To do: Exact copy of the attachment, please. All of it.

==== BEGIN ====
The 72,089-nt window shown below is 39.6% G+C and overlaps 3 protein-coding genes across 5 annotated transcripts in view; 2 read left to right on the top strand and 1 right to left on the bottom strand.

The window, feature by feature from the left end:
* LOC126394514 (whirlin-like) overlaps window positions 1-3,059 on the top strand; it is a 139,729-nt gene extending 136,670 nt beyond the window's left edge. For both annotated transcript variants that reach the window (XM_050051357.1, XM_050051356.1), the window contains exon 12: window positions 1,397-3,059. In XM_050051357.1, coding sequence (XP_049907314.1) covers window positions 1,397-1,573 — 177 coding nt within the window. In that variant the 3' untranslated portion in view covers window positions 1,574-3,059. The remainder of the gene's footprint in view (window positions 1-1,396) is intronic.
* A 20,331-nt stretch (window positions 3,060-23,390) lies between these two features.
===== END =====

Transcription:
The 72,089-nt window shown below is 39.6% G+C and overlaps 3 protein-coding genes across 5 annotated transcripts in view; 2 read left to right on the top strand and 1 right to left on the bottom strand.

The window, feature by feature from the left end:
* LOC126394514 (whirlin-like) overlaps window positions 1-3,059 on the top strand; it is a 139,729-nt gene extending 136,670 nt beyond the window's left edge. For both annotated transcript variants that reach the window (XM_050051357.1, XM_050051356.1), the window contains exon 12: window positions 1,397-3,059. In XM_050051357.1, coding sequence (XP_049907314.1) covers window positions 1,397-1,573 — 177 coding nt within the window. In that variant the 3' untranslated portion in view covers window positions 1,574-3,059. The remainder of the gene's footprint in view (window positions 1-1,396) is intronic.
* A 20,331-nt stretch (window positions 3,060-23,390) lies between these two features.